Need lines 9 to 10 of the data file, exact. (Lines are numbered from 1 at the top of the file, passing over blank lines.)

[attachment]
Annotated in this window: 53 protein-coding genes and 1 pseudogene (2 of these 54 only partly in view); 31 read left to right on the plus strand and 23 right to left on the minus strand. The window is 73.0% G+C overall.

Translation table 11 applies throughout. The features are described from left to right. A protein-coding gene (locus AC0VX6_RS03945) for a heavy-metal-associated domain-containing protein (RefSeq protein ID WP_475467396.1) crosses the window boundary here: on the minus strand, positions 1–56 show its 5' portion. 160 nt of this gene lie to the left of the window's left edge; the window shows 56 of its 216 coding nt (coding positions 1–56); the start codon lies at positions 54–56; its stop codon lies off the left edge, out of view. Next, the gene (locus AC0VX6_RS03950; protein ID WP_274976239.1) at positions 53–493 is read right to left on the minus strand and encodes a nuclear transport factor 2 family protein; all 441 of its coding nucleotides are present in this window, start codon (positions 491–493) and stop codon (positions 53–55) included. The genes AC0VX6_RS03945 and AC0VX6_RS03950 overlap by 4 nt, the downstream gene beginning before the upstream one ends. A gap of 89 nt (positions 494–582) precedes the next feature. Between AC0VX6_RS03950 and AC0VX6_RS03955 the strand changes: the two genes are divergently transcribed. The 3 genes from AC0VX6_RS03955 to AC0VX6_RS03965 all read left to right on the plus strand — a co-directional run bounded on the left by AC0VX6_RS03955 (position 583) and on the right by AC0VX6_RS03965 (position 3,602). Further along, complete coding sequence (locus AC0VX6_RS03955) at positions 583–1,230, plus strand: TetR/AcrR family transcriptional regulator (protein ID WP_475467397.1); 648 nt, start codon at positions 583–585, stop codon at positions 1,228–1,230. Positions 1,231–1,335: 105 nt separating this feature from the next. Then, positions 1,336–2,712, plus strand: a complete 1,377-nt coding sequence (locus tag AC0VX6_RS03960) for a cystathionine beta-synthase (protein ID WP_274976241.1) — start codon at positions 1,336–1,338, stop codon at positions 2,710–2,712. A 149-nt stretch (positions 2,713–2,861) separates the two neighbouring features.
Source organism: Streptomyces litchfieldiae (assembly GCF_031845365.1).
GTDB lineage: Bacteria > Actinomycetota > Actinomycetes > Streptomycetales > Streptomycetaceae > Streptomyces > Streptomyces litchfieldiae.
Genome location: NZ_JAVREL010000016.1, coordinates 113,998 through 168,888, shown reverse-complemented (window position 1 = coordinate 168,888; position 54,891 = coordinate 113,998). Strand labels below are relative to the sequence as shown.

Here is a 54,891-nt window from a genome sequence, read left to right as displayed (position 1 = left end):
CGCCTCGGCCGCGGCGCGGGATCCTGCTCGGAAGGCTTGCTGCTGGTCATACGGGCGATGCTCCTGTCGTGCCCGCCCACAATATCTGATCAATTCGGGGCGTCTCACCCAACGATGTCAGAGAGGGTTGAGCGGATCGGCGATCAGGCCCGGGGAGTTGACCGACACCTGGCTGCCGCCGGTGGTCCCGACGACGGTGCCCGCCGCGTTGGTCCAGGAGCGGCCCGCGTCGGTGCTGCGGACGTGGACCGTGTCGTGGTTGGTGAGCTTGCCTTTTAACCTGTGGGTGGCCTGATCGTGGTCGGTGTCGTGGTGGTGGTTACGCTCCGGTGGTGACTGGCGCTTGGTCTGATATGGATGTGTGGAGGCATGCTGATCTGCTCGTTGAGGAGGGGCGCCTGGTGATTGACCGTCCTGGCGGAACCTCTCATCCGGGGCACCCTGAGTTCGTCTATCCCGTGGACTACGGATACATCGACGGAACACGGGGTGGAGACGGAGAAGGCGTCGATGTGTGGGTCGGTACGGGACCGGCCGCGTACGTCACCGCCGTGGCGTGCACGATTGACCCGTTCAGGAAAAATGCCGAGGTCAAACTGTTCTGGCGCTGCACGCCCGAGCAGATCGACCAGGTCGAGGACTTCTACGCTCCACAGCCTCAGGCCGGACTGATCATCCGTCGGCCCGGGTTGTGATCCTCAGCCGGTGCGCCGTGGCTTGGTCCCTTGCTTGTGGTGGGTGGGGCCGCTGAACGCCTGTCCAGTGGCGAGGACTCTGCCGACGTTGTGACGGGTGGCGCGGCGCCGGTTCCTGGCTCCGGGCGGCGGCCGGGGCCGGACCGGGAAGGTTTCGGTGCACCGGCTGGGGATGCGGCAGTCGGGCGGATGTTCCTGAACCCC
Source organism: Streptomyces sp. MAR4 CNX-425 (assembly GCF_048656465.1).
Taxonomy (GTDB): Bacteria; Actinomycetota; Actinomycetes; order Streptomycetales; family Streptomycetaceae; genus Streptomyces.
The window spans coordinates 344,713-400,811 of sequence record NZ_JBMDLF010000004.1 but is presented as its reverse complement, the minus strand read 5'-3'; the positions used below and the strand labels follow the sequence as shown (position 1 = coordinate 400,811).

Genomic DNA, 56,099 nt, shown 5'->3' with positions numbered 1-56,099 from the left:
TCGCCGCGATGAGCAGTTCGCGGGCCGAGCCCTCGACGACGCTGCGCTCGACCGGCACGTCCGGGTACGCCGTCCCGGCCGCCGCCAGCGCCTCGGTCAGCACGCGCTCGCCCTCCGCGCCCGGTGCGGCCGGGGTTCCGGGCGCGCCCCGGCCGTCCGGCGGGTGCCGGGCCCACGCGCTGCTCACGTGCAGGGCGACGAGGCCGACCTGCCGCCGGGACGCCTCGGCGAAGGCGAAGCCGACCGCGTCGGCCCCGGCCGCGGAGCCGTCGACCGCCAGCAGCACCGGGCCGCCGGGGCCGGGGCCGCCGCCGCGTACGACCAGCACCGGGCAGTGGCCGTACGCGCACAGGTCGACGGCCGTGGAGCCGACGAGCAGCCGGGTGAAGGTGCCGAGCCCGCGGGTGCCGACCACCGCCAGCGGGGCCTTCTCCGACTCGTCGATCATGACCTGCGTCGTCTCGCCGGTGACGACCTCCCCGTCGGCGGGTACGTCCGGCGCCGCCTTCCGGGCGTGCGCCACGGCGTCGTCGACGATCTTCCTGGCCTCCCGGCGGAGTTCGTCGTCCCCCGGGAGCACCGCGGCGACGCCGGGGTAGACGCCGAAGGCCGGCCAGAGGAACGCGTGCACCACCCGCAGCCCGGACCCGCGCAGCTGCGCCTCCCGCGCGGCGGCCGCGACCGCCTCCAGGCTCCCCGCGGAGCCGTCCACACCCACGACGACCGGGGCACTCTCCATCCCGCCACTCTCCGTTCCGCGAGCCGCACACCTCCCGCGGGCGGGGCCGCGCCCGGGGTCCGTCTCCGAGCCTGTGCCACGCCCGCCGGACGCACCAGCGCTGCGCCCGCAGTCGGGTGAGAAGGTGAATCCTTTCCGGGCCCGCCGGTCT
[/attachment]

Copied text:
Taxonomy (GTDB): Bacteria; Actinomycetota; Actinomycetes; order Streptomycetales; family Streptomycetaceae; genus Streptomyces.
The window spans coordinates 344,713-400,811 of sequence record NZ_JBMDLF010000004.1 but is presented as its reverse complement, the minus strand read 5'-3'; the positions used below and the strand labels follow the sequence as shown (position 1 = coordinate 400,811).